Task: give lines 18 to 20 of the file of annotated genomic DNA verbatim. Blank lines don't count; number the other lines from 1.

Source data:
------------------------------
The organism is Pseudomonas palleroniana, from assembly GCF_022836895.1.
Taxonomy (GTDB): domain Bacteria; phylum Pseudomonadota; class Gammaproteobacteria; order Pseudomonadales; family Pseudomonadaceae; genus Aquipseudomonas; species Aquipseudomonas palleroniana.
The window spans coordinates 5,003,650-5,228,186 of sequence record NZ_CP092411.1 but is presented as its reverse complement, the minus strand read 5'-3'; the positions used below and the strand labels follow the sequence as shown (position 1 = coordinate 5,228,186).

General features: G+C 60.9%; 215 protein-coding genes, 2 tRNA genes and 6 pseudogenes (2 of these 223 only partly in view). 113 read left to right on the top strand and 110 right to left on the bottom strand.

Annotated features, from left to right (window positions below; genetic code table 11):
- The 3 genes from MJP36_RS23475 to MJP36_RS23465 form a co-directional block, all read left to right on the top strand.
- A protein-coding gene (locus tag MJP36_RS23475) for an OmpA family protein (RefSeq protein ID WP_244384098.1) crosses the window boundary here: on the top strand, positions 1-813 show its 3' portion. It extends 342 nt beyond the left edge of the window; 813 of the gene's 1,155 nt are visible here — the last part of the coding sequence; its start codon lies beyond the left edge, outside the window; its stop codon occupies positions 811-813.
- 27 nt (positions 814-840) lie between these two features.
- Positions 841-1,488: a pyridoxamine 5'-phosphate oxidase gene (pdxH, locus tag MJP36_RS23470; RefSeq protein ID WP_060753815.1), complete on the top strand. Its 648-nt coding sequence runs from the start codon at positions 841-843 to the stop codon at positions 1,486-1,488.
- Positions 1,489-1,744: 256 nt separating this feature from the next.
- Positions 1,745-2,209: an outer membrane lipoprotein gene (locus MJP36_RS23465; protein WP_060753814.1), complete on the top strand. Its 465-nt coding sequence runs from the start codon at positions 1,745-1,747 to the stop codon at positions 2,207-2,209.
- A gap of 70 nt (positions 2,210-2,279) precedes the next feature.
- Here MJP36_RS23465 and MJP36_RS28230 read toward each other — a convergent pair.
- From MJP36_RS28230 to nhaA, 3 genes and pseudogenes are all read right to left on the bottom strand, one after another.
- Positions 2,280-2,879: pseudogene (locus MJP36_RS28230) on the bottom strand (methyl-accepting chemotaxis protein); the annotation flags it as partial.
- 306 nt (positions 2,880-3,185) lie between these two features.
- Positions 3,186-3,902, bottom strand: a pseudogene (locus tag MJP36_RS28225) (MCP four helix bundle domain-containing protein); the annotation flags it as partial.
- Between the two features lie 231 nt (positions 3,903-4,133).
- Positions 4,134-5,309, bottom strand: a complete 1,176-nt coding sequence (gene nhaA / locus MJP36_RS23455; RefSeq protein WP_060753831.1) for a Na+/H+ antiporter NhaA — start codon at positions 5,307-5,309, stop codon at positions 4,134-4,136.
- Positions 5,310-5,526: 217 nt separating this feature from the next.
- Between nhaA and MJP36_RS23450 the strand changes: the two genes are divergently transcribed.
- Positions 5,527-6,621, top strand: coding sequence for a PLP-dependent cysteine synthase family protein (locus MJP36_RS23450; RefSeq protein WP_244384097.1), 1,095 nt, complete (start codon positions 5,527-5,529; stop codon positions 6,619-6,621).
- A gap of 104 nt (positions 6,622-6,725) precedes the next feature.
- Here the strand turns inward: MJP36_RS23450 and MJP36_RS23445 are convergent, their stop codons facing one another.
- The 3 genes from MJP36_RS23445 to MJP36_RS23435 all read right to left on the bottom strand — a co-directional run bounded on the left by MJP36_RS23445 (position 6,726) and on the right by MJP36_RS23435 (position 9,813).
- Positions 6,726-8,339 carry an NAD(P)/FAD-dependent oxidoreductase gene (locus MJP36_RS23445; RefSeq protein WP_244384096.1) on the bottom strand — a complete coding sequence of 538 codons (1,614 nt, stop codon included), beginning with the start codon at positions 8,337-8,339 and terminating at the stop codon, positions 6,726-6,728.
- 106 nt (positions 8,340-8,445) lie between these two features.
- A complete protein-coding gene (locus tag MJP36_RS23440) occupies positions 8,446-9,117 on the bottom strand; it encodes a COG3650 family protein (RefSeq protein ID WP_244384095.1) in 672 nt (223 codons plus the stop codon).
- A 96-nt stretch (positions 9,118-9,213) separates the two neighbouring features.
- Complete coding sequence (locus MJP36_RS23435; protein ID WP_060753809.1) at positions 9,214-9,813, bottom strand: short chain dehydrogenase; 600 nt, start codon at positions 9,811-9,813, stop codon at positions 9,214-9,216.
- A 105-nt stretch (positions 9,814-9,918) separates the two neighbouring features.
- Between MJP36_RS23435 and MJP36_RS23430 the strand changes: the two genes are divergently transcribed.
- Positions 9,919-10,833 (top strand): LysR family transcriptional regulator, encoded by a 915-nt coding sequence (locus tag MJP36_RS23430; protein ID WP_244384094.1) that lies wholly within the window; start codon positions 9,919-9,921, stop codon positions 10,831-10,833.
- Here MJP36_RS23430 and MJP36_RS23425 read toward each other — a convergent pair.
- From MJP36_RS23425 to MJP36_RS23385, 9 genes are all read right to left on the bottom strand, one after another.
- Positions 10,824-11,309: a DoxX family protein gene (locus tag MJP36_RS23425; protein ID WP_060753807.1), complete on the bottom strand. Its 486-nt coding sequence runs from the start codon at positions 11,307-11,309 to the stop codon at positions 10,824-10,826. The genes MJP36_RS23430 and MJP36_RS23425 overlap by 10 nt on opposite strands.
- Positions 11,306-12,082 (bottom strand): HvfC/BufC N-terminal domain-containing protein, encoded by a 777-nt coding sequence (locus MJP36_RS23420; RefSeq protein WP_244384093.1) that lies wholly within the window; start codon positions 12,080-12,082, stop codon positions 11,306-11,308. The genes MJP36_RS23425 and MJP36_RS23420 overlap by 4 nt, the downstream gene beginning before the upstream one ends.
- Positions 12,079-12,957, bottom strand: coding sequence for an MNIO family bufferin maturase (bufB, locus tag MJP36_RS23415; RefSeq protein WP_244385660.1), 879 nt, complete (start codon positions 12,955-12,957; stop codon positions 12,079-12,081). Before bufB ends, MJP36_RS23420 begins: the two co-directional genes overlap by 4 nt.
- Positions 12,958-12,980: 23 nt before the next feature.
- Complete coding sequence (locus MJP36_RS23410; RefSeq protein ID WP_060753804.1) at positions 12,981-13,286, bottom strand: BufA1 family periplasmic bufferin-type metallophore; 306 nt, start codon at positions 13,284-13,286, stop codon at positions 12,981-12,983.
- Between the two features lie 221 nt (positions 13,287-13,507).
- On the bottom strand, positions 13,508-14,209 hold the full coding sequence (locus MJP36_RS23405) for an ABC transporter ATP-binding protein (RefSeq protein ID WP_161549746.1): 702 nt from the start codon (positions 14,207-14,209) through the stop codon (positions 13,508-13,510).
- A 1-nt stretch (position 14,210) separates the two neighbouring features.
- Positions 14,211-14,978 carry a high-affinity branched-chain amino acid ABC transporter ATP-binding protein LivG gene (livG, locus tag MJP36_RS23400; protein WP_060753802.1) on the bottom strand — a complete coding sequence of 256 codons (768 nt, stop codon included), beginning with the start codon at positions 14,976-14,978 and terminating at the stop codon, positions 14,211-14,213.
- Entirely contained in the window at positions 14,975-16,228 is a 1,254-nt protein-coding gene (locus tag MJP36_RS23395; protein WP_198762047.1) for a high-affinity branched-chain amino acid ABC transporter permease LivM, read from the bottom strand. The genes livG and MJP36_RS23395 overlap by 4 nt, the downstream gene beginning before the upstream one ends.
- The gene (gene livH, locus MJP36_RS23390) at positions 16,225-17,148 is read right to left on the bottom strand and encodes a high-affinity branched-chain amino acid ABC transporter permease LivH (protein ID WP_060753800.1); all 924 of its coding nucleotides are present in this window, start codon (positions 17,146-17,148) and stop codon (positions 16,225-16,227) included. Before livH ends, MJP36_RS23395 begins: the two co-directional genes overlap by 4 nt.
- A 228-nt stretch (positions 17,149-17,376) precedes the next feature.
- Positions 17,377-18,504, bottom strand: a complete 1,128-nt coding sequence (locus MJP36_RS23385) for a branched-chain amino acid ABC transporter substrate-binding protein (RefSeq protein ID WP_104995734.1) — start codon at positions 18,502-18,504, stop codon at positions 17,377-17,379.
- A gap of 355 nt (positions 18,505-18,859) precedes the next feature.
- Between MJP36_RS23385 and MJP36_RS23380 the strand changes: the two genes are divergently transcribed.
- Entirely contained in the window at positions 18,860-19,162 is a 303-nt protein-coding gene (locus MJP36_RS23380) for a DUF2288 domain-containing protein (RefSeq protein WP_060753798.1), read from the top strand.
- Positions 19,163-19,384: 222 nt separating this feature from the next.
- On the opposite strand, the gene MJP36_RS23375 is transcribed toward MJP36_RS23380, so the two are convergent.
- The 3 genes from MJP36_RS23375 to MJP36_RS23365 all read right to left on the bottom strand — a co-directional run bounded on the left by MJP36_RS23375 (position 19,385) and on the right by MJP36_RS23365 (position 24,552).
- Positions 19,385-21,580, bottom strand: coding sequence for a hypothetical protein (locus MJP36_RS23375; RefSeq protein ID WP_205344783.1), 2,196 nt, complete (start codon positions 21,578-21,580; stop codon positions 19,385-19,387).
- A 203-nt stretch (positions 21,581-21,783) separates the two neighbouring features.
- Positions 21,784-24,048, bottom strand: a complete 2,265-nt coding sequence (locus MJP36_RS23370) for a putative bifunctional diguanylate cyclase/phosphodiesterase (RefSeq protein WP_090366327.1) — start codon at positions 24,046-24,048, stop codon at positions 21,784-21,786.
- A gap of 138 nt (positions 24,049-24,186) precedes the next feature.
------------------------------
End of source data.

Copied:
- Between the two features lie 231 nt (positions 3,903-4,133).
- Positions 4,134-5,309, bottom strand: a complete 1,176-nt coding sequence (gene nhaA / locus MJP36_RS23455; RefSeq protein WP_060753831.1) for a Na+/H+ antiporter NhaA — start codon at positions 5,307-5,309, stop codon at positions 4,134-4,136.
- Positions 5,310-5,526: 217 nt separating this feature from the next.